Small Businesses Skeptical on Obama's Economic Plan - WTVM.com-Columbus, GA News Weather & Sports

Small Businesses Skeptical on Obama's Economic Plan

By Laurie Bernstein - bio | email

COLUMBUS, GA (WTVM) - Allen Bower always dreamed of opening his own business, and after several years of scrimping and saving as an electrician, he finally had enough money to open the computer repair shop Cyberstorm PC.

It was a venture Bower and his business partner did all on their own backs, without any help from the banks.

"We had to pull money out of our own pockets, because the banks were denying everyone loans. Even some 401K money had to be used, which is usually a big no-no," said Bower.

Two years later, even though their business is growing, they are still running into roadblocks when it comes to getting loans.

"I'd like to expand, and cover it with employees, but I can't do that because I don't have money," said Bower.

President Obama is trying to help small business owners like Bower with his plan to jump start lending.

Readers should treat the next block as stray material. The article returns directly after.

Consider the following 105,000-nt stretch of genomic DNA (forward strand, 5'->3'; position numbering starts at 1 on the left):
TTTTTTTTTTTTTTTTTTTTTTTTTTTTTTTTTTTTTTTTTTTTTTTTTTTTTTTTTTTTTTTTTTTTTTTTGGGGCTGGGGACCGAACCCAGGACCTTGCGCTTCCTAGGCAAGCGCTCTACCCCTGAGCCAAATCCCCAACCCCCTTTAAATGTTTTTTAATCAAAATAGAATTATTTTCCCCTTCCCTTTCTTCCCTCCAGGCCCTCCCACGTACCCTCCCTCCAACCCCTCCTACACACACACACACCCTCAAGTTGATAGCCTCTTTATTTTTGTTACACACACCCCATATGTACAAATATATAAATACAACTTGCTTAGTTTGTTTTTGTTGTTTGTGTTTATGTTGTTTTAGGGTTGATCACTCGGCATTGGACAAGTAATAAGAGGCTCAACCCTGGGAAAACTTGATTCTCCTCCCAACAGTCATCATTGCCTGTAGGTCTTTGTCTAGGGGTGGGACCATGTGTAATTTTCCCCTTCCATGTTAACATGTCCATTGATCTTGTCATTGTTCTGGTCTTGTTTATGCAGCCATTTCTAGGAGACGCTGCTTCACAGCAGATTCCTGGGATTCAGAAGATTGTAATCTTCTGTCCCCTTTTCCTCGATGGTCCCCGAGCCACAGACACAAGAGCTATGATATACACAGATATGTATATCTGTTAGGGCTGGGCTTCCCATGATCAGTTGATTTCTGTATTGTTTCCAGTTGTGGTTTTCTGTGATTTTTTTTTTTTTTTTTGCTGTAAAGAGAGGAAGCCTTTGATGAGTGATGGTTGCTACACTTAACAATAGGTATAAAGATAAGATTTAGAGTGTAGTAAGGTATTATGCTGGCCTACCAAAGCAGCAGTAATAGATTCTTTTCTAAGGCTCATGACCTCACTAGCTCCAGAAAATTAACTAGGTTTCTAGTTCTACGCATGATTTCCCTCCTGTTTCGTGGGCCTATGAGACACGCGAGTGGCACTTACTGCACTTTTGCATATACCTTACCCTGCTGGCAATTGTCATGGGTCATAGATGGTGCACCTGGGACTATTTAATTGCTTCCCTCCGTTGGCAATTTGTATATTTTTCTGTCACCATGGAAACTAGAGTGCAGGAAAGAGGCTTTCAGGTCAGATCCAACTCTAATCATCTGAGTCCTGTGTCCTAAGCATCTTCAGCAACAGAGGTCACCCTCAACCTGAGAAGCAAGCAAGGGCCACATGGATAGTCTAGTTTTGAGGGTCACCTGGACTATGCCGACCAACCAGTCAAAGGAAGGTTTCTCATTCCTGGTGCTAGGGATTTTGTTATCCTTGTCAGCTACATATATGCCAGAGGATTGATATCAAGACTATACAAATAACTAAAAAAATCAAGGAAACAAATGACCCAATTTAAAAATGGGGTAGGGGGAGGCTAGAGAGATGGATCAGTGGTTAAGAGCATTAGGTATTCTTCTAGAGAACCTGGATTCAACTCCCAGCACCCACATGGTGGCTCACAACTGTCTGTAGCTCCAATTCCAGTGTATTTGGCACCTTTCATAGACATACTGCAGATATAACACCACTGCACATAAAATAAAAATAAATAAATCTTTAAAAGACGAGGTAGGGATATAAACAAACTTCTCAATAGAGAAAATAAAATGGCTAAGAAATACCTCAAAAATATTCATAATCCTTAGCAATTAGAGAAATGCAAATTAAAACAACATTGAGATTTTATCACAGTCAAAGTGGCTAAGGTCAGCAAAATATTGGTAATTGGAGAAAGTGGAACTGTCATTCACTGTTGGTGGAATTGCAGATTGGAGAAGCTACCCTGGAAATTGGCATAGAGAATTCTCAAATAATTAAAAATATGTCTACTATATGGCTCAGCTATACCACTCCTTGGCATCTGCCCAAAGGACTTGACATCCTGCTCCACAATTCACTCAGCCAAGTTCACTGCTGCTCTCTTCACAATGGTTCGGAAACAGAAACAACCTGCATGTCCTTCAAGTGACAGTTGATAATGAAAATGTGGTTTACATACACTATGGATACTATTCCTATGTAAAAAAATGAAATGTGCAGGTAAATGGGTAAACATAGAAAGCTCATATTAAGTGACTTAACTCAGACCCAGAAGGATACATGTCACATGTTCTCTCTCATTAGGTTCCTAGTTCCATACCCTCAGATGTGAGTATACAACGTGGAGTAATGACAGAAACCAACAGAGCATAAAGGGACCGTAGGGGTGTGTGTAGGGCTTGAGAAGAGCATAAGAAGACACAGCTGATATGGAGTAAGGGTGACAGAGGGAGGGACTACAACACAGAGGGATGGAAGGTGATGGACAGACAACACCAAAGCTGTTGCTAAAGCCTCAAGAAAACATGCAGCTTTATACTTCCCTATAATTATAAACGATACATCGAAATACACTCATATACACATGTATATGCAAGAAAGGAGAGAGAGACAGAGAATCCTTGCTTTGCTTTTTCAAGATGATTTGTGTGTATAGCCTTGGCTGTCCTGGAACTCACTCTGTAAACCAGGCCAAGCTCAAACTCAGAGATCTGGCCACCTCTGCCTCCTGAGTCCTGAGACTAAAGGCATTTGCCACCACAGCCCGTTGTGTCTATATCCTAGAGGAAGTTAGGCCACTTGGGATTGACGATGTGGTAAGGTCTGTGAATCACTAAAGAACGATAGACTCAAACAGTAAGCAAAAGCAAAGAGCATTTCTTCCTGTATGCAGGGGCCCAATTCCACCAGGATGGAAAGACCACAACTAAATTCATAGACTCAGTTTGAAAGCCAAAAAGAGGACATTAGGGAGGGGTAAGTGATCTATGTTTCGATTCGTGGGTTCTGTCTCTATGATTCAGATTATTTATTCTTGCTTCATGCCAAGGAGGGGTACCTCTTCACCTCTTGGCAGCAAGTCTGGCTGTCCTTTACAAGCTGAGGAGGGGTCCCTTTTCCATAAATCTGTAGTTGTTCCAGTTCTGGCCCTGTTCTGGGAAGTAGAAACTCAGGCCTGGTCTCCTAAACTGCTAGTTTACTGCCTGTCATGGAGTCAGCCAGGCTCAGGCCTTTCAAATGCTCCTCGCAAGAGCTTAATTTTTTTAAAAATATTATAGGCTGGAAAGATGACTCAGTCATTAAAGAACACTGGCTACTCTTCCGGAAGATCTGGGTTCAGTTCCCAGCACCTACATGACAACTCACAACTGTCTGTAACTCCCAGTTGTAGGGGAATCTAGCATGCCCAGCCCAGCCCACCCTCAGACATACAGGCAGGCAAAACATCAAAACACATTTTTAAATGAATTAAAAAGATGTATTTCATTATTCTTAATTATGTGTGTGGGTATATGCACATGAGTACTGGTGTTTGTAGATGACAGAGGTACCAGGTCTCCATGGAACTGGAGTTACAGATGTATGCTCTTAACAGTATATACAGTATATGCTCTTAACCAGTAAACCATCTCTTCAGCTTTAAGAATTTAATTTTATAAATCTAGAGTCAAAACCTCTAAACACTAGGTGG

To start off with, Obama wants to eliminate up front fees and processing charges that business owners have to pay when getting a loan.

The plan also increases the government guarantees on certain loans up to 90 percent of its value.

To make sure this is happening, Obama is mandating the 21 largest banks receiving government money to report monthly on how many small business loans they give out.

Even though it sounds great, many in the financial community are skeptical.

"I've got to be honest, I don't think it's going to be helpful," said Kevin Wilkerson, President of Vail Business Associates. "What we don't see is overall vision, strategy or plan. There are no actions that will accomplish that vision."

Wilkerson says small businesses are very risky ventures for banks, with 80% failing within the first five years.

In this economy, there isn't much room for lenders to take chances.

"I think the majority of people on the street forget sometimes that these banks are businesses making business decisions. Bank CEO's are like the rest of us, wondering where the administration wants to go next," said Wilkerson.

"I'm still waiting, it's probably not going to come anytime soon, but when it does, I'm going to be waiting with open arms," said Bower.

 

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